Bridgerton has taken the world by storm, drawing in audiences with its gorgeous fashion and steamy romances. With the release of the show’s second season, it is our duty to answer the ultimate question: which season was better? And of course, such a question is very complicated. We have to consider the storylines, the romantic leads, the character development, and more—it is a daunting task, but one we are eager to take head-on.
What exactly is Bridgerton?
Bridgerton, based on the book series of the same name by Julia Quinn, is a Regency-era show centering around the wealthy and well-respected Bridgerton family. There are eight children: Anthony, Benedict, Colin, Daphne, Elouise, Francesca, Gregory, and Hyacinth—yes, they were named in alphabetical order. Each season of the show focuses on one of the children as they fall in love; the first season tells Daphne’s story, the second season tells Anthony’s story. And while this goes on, an anonymous writer named Lady Whistledown begins publishing a scandal sheet—exactly what it sounds like—that quickly becomes very popular amongst the ton.
Season 1 Recap
Season 1 of Bridgerton focuses on Daphne Bridgerton coming into society, where she meets the Duke of Hastings, Simon. When Daphne is presented before the Queen—as all young ladies are—she is named the Diamond of the Season, making her the most desirable choice of a bride. Yet her controlling older brother Anthony, who is head of family, scares away nearly all of her suitors in his overzealousness. As a result, she and Simon make a deal: they will pretend to be courting; it would increase Daphne’s prospects and Simon would be saved from the mothers of the ton who want to pair him up with their daughters. Predictably, but certainly not with many twists and turns along the way, Daphne and Simon fall in love.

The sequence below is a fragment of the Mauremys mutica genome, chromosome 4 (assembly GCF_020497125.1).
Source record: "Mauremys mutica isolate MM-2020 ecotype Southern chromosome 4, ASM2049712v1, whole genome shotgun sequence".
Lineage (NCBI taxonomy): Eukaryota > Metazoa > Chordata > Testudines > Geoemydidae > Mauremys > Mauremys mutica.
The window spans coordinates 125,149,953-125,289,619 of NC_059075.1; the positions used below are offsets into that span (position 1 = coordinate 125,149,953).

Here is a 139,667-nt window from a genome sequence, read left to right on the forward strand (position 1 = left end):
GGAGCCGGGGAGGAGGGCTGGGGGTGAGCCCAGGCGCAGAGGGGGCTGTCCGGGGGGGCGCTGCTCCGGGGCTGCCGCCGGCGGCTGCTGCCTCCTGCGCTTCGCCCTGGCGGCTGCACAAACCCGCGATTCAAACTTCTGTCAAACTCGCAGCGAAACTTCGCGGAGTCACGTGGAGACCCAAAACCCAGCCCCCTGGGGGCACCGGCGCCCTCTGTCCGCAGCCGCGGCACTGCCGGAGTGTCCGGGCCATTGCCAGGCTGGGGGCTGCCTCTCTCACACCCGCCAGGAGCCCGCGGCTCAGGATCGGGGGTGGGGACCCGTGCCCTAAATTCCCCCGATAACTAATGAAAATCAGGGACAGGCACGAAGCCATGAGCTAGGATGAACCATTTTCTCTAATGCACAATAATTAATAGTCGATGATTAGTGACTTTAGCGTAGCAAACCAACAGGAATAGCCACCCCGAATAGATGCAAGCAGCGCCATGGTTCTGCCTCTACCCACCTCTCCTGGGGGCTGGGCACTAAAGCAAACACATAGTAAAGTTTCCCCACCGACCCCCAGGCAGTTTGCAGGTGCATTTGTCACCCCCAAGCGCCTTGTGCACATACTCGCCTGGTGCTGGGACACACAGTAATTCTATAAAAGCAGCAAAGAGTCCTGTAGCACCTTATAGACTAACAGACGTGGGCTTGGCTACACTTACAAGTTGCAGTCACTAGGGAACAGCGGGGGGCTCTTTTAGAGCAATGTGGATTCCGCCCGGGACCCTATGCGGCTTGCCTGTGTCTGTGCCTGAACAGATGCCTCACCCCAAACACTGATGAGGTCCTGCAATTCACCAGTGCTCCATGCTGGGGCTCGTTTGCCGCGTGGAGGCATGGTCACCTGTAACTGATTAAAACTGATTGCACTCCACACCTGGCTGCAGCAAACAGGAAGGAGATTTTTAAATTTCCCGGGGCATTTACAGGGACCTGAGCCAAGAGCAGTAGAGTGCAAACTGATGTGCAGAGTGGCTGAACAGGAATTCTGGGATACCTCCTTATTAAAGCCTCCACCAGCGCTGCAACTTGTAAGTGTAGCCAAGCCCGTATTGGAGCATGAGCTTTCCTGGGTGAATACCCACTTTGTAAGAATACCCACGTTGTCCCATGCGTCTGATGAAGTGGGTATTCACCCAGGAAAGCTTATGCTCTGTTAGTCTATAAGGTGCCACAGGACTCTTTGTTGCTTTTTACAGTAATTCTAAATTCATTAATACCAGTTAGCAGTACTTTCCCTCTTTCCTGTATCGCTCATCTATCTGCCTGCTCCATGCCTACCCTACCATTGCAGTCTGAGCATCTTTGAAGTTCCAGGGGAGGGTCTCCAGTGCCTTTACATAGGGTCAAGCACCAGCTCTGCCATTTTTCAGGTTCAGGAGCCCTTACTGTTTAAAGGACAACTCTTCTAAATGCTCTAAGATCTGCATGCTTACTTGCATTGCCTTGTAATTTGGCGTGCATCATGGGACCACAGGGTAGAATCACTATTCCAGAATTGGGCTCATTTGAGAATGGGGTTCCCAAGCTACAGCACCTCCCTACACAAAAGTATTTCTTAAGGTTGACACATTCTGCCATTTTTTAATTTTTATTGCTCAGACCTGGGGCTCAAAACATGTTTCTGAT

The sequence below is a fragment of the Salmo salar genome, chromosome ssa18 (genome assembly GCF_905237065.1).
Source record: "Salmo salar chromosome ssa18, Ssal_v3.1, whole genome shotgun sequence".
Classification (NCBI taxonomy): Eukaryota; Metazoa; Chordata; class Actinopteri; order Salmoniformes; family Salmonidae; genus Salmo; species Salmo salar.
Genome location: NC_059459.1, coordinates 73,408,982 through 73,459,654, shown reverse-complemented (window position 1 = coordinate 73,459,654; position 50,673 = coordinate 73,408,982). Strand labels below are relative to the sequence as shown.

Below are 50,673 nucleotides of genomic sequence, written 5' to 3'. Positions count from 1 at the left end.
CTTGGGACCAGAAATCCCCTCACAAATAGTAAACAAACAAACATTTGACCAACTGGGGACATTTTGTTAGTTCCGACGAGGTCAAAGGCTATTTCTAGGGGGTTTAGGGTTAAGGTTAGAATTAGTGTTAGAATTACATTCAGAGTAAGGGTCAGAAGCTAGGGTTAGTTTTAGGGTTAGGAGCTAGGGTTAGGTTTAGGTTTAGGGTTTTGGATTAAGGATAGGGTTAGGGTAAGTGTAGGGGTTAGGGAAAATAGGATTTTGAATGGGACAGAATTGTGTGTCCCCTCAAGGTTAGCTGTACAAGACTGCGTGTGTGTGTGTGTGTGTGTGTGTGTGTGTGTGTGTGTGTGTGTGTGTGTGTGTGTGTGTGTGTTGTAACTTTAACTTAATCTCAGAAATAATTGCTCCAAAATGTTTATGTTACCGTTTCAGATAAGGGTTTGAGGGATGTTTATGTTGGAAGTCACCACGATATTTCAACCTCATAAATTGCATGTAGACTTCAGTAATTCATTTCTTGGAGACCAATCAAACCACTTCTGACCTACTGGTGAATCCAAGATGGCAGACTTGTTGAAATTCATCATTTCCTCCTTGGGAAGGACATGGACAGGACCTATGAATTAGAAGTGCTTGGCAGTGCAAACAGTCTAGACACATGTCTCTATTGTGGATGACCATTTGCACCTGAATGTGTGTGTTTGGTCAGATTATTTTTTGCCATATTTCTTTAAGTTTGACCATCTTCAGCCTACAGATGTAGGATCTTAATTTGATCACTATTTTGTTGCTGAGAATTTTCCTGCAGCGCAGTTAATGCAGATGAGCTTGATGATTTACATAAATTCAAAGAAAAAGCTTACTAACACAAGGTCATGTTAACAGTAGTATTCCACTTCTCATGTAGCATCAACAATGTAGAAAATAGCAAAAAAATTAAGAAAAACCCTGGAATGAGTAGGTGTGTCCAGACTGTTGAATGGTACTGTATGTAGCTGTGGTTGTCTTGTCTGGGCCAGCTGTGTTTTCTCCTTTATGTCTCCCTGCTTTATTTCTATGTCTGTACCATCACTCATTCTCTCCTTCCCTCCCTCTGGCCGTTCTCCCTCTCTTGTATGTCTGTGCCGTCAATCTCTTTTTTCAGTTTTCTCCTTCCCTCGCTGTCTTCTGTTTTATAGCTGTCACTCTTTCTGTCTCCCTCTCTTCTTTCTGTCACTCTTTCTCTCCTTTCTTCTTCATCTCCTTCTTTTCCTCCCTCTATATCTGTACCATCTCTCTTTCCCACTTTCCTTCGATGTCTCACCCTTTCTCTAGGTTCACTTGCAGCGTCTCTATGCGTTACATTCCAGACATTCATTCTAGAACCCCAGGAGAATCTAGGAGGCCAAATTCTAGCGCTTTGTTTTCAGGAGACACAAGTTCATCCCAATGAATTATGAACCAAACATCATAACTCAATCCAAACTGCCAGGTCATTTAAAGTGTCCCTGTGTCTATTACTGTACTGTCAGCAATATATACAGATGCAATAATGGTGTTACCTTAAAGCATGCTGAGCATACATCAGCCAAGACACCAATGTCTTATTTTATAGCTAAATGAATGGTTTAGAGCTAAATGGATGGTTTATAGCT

Season 2 Recap
Season 2 of Bridgerton focuses on Anthony Bridgerton, who decides to find himself a bride. He’s completely uninterested in a love match and only wants to fulfill his duty as the head of the family, so he decides to choose the Diamond of the Season: Edwina Sharma. But there’s one big roadblock: Edwina’s sister, Kate Sharma, knows that Anthony isn’t interested in love and tries to separate him from her sister. But along the way, the two end up falling in love, creating a very complicated situation that Edwina remains completely oblivious to. The story is rather different from Daphne and Simon’s, but special in its own way.
The most important aspect of these two seasons to consider is the storytelling. If the plot simply isn't engaging, nothing else will make much difference.
Let's first talk about Season 1. Daphne and Simon's story is relatively fast-paced, with a ton of development going on at once. It's the first season, which means it has to build the world of Bridgerton from scratch and flesh out the main characters in preparation for the later seasons, so it's understandable why the season feels so busy and filled to the brim. Even so, it does make the season feel more rushed, leaving less room for characters to fully develop and for us to become more attached to them.